Publication Date


Advisor(s) - Committee Chair

Elizabeth Jones (Director), Amy Brausch, Reagan Brown

Degree Program

Department of Psychology

Degree Type

Specialist in Education


Risk taking (RT) and self-harm (SH) are clinically, conceptually, and empirically
related, yet separate constructs, which occur most frequently during adolescence. The current study utilized retrospective reports of college students to determine reported ages of engagement in RT and SH behaviors. Reported ages were compared with predictions for ages of high frequency engagement in RT based on the Dual Systems Model of Adolescent Risk Taking (DSMART; Steinberg, 2010). The sample consisted of 228 college students, ranging in age from 18 to 48 years (mean 22.8), who completed a survey of commonly investigated RT (12 items) and SH (18 items) behaviors. A positive correlation between the RT and SH scales supported a relationship between RT and SH, as predicted. The mean ages of engagement reported for both RT and SH behaviors were significantly higher than the ages predicted by the DSMART. However, the mean ages of engagement varied significantly by behavior grouping (RT, SH), and by subgroups within each behavior group. The NSSI subgroup of SH and the Situational subgroup of RT were noted to have the lowest mean age of high frequency engagement at the subgroup and behavior item level. A relationship between RT and SH was supported and information regarding ages of engagement in RT relative to ages of engagement in SH in the sample provided a further basis for understanding the emergence of these behaviors. The findings are discussed with regard to the DSMART and the relationship between RT and SH behaviors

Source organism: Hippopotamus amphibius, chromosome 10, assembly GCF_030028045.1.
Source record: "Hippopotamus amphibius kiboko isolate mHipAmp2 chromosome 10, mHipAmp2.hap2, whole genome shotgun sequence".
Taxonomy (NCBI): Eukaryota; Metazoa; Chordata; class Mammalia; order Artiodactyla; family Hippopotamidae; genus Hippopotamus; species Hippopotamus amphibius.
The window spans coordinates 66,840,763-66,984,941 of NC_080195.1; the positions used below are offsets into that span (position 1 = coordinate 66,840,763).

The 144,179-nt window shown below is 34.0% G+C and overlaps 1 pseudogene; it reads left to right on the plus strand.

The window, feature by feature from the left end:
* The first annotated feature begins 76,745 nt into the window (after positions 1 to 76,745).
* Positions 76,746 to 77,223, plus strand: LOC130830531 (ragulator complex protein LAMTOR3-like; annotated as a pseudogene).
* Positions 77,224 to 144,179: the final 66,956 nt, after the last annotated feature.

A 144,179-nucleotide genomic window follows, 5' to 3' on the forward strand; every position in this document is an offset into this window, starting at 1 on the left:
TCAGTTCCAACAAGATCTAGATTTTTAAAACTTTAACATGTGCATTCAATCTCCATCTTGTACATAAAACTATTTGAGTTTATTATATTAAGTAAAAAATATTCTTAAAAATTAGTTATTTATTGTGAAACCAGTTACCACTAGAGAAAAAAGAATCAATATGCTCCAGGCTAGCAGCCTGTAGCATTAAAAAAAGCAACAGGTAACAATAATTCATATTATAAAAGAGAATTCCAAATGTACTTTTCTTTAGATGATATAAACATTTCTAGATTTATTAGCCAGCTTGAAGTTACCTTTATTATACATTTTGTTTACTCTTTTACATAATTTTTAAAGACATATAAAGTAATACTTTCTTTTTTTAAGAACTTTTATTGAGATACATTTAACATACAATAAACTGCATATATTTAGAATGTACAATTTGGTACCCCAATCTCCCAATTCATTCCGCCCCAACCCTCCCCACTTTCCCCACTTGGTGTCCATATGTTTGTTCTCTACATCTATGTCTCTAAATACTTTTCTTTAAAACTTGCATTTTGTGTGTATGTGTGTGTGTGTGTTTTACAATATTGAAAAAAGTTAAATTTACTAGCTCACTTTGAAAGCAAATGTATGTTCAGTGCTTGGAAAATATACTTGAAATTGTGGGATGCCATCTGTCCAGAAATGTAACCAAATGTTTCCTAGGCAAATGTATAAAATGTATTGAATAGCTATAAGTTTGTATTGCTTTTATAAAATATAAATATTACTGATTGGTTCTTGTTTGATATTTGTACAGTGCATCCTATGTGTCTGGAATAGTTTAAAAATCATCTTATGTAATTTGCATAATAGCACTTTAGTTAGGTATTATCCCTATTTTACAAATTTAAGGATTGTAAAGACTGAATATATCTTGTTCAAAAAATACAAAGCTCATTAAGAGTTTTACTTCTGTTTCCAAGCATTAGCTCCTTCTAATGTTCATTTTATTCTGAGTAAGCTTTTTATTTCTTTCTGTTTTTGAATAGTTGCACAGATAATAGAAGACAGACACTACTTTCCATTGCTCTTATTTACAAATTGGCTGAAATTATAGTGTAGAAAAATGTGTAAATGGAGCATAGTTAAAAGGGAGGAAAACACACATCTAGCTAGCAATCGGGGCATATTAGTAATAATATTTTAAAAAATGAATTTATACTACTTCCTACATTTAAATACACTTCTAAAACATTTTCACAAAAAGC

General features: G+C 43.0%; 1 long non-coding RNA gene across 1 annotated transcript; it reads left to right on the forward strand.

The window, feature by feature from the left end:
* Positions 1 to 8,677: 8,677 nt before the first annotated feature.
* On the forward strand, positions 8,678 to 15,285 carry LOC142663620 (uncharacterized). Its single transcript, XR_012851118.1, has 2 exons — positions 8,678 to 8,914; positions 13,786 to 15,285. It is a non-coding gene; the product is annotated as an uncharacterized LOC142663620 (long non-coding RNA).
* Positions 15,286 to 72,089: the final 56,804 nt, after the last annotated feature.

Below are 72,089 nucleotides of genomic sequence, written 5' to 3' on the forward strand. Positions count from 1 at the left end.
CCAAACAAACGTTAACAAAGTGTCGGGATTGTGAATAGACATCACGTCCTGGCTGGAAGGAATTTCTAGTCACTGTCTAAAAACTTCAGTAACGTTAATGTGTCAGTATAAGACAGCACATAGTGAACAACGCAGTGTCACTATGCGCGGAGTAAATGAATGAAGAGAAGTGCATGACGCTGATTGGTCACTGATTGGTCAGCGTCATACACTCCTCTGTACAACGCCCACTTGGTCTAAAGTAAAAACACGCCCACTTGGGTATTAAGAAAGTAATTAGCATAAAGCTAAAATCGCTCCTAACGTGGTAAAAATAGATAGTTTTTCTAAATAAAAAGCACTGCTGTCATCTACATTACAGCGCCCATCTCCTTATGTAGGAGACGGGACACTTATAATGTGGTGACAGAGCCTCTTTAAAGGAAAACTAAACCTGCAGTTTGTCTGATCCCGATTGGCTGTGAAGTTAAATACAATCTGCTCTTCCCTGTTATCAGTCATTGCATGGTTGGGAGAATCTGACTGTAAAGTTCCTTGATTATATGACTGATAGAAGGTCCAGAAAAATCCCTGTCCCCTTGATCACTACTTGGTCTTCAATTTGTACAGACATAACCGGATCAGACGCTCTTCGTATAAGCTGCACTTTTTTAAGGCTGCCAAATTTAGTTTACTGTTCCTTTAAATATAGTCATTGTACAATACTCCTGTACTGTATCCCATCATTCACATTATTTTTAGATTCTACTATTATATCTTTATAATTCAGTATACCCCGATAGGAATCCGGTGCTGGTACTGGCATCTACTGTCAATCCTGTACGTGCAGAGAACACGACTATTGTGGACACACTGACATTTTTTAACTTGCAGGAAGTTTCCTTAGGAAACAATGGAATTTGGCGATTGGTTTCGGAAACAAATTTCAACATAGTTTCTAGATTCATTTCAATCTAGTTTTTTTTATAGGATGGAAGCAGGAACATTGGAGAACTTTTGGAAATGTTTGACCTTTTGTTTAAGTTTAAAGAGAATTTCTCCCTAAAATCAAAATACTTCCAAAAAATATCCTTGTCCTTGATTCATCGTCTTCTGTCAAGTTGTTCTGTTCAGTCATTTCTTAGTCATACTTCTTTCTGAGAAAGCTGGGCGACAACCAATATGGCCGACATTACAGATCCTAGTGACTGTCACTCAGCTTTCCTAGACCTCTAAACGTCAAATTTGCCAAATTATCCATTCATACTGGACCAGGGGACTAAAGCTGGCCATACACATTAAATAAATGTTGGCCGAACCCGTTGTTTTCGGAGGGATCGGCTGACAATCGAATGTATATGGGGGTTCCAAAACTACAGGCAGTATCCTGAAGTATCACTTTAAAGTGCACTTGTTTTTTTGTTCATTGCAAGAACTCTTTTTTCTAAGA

Cognition and Perception | Developmental Psychology | Personality and Social Contexts | Psychology